This question has been asked before, but it doesn't bring up several important points. As things currently stand, deleting a Facebook message only removes it from your inbox but the recipient still has access to it (unless they delete it as well). If the recipient doesn't delete your message, it will stay on Facebook's servers indefinitely. The best argument for not forcing Facebook to delete messages from both sides is that the recipient may still want to have access to them later. There are also potential criminal issues to consider. If the message is in anyway connected to illegal activity, authorities may want to have access to it in the future. However, these are some points to consider:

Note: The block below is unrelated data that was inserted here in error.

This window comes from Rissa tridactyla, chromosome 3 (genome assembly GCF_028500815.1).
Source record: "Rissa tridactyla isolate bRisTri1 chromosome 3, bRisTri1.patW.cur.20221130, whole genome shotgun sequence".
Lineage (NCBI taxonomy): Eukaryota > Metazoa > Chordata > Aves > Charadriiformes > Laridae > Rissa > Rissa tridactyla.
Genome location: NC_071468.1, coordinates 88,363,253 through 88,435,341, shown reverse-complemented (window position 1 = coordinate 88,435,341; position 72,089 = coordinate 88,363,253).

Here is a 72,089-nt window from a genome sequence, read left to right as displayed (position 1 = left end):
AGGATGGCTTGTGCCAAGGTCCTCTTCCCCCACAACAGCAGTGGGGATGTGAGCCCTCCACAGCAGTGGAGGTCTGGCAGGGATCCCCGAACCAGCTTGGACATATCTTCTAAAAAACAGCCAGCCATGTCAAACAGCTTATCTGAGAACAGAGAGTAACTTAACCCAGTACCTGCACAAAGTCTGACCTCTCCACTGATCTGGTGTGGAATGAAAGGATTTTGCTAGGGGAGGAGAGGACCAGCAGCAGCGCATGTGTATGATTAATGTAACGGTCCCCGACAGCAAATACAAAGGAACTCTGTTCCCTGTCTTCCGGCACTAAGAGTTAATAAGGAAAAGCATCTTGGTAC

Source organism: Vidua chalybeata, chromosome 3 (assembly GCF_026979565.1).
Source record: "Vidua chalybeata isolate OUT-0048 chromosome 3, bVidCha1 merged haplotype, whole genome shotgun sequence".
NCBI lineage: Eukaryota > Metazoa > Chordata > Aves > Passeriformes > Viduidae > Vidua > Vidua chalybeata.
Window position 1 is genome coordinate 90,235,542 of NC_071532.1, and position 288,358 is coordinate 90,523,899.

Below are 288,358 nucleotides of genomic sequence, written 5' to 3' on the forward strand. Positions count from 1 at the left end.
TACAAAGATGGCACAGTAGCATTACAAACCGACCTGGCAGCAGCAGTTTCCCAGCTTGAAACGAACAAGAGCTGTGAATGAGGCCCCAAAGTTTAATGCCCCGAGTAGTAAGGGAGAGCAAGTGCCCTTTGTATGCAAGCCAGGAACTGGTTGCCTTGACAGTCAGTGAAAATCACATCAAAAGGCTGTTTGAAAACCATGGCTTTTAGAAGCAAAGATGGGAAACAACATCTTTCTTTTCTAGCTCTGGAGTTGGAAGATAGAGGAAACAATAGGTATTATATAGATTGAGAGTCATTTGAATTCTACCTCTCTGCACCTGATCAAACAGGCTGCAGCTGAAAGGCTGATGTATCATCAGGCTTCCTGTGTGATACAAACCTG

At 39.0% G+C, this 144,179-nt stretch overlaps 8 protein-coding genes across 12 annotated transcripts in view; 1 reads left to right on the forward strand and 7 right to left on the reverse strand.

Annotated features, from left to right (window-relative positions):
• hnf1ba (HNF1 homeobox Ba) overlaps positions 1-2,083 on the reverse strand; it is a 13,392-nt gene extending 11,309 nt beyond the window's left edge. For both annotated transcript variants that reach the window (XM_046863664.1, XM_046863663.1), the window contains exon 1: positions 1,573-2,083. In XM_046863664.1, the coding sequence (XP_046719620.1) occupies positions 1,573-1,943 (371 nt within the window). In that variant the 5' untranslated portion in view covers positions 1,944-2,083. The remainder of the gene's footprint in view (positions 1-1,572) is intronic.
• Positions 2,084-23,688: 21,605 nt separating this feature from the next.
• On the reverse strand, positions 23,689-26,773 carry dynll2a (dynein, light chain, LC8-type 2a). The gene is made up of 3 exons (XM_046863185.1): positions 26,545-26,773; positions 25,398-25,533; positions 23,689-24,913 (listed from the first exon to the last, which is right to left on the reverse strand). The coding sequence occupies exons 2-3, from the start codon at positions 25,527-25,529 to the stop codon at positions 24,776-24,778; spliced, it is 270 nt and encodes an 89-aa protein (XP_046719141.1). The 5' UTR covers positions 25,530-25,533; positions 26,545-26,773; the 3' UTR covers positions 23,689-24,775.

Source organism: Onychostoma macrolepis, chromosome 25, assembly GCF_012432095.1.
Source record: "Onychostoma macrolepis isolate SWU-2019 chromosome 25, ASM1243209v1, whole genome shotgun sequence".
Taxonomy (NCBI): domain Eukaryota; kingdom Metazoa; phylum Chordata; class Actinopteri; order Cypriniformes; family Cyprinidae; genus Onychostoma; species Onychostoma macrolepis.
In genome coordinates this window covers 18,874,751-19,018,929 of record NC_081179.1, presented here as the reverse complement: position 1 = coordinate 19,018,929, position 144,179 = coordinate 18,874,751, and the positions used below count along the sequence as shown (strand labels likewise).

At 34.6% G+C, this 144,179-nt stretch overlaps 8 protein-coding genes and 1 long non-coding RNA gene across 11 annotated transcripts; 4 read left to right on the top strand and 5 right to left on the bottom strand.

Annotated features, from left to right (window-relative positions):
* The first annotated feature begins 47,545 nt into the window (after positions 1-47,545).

1) All computer systems are susceptible to hacking. There have already been several data breaches related to Facebook messages. If Facebook can't keep our data secure, they're obligated to remove it at some point.
2) Never in the course of human history has everything you said been saved and recorded forever. At some point, it's reasonable to want your data to no longer be accessible.
As far as illegal activity is concerned, there are other ways to mitigate crime. And with regards to the rights of the recipient, they can save and store the messages for posterity's sake. However, that doesn't mean messages have to be on Facebook's servers forever.
So here's my question: Is anyone anywhere trying to litigate this? At the very least, can Facebook be required to create an easy mechanism for deletion? For example, allowing for automatic deletion requests to be sent to both parties? By the way, Mark Zuckerburg already has this feature. https://www.theverge.com/2018/4/6/17203114/facebook-mark-zuckerberg-messages-deleted-messenger-inbox